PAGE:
Circus Acts at Circus Circus Las Vegas
This family-approved spot on the Strip has long entertained guests with its Carnival Midway and countless circus acts. In fact, the resort contains the largest permanent circus in the world. A rotating cast of jugglers, acrobats, aerialists, and roller-skating stuntmen delights kids of every age (and the cash-strapped parents toting their new carnival prizes). Cap off the entertainment with a rousing show from Circus Circus' resident clowns, Dave, Huel, Tonya, and Scotty, on the Midway's main stage or at the adjoining Adventuredome. Let the fact that all this entertainment is free assuage any lingering clown phobia.
Wildlife Habitat at Flamingo Las Vegas
You'll likely encounter a variety of colorful creatures on the Las Vegas Strip, from partying bachelorettes with questionably shaped but anatomically correct lollipops to celebrities on their baddest behavior. Catch a glimpse of a different kind of flamboyance at Flamingo Las Vegas, with its habitat chock-full of the pink-hued birds. A flock (actually called a flamboyance) of Chilean flamingos is on view at the complimentary exhibit, which also features an array of swans, ducks, koi fish, and turtles who live among the foliage and waterfalls. The habitat is located next to the pool area and is open to guests and non-guests alike.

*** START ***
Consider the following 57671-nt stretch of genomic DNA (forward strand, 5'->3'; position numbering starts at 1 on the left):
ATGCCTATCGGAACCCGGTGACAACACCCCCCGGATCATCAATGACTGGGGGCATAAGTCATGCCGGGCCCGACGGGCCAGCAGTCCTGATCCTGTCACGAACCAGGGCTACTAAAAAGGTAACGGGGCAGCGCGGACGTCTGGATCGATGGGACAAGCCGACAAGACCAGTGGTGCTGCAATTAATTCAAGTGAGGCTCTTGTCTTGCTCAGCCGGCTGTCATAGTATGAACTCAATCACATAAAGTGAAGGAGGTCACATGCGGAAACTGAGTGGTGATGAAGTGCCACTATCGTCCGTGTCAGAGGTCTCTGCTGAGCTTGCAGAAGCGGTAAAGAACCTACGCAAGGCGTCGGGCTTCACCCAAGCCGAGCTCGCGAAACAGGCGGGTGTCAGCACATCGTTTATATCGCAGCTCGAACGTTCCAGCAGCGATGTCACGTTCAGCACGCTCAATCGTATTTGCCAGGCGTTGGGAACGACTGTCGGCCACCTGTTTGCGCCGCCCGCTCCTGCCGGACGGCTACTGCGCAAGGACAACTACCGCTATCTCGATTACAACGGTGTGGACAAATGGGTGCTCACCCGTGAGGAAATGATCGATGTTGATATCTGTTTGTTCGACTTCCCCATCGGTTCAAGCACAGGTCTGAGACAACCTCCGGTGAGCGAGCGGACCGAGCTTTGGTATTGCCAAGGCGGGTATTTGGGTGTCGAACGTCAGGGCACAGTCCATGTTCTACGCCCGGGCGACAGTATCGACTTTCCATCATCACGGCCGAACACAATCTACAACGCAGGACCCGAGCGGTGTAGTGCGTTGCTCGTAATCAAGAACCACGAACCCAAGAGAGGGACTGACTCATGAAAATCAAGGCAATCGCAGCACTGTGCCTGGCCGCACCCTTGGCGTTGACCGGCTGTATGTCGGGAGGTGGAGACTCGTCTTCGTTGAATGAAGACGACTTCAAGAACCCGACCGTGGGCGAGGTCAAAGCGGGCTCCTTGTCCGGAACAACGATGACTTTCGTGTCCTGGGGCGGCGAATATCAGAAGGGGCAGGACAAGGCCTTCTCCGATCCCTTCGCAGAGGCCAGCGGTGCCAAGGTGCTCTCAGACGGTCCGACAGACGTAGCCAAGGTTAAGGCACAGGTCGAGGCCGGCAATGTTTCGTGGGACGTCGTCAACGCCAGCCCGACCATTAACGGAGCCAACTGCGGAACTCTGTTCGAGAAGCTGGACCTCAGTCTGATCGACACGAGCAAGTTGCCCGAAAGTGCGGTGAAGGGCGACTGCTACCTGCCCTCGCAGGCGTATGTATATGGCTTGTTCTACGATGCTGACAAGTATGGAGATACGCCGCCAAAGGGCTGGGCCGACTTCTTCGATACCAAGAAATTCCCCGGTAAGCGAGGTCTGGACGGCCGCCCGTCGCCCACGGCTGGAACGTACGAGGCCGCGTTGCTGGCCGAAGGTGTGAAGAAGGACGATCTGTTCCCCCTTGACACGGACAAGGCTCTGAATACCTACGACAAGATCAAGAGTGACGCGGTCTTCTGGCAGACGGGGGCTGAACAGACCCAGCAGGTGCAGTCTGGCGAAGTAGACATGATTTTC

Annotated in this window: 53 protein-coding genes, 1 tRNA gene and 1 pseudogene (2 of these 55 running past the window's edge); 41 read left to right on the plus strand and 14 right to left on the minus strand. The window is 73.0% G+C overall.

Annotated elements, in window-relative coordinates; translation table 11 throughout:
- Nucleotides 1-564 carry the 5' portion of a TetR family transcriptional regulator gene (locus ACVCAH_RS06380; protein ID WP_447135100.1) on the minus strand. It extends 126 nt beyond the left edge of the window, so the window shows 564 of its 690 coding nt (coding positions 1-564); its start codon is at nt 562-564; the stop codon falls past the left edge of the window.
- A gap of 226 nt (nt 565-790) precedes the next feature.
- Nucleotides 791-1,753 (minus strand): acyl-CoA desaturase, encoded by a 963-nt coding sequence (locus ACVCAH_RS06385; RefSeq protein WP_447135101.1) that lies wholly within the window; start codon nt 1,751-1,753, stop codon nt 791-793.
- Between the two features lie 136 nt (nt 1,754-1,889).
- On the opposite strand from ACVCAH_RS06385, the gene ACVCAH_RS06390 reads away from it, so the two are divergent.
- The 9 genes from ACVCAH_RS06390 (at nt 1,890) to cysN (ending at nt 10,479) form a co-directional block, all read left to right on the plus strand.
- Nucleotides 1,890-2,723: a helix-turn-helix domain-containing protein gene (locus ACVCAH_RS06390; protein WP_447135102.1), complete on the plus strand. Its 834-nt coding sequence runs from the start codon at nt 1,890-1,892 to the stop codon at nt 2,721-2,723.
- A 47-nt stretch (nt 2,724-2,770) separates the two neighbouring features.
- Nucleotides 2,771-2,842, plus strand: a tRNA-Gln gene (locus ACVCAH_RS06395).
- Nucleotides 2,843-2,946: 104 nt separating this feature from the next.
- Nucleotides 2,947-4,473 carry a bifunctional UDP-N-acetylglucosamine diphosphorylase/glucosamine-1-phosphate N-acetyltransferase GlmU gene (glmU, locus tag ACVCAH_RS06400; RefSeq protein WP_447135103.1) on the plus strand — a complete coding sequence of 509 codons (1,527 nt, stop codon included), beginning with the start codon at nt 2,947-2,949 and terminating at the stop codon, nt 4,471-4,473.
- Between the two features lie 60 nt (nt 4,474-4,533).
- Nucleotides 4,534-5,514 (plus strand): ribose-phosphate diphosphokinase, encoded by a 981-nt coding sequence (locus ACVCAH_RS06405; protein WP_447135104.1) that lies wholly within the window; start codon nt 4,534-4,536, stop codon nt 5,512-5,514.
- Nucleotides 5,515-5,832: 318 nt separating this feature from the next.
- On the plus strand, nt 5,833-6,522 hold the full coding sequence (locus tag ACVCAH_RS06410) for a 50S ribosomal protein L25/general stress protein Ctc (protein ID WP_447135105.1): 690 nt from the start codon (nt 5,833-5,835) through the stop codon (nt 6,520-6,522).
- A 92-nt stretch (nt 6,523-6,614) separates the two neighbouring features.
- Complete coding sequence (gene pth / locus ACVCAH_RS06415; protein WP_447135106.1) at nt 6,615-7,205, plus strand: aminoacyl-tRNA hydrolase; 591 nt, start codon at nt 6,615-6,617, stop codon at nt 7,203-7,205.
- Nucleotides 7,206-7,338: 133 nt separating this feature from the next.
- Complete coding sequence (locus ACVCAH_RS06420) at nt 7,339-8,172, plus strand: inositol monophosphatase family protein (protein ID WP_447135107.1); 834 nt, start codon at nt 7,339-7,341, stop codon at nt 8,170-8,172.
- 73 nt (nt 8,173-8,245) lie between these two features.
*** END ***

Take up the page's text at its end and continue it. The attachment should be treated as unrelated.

Volcano at The Mirage
Well, this spot has really blown up. With a soundtrack by Grateful Dead drummer Mickey Hart, this heart-pounding audio/visual attraction at the Polynesian-themed Mirage spews fire into the Vegas air beginning at 7 p.m. every night. The smoke that the volcano spouts more than 100 feet above the water is actually perfumed with a pleasant pina colada scent (to cover up the odor of natural gas). The spectacle rivals the well-known fountains at Bellagio, just a half mile up the Strip.
Pinball Hall of Fame
This nonprofit please-touch museum is actually the world's largest pinball-machine collection. In 10,000 square feet of space, find an assortment of more than 200 pinball machines and arcade games from a half century of gaming history. And every game is playable—including an original Ms. Pac-Man from 1981 and Super Mario Bros. from 1985, plus the wooden 1947 Heavy Hitter. Admission is free, although the games are coin-op (25 or 50 cents per play). Just arm yourself with the knowledge that all excess revenue goes to charity. Who knew doing good could feel like such good old-fashioned fun?
Aquarium at Silverton Casino
The only sting here is from jellyfish. Consistently ranked one of the top free attractions in Las Vegas, the massive saltwater aquarium in Silverton Casino will transport you from the parched desert to a vast tropical oasis. Around 117,000 gallons of saltwater house 4,000-some fish and reef plants as well as six species of shark and stingray. Interactive feeding demonstrations and a mermaid show round out the offerings, while the hotel's colossal Bass Pro Shops outpost has more tanks to explore—and Olympic-level window-shopping to undertake.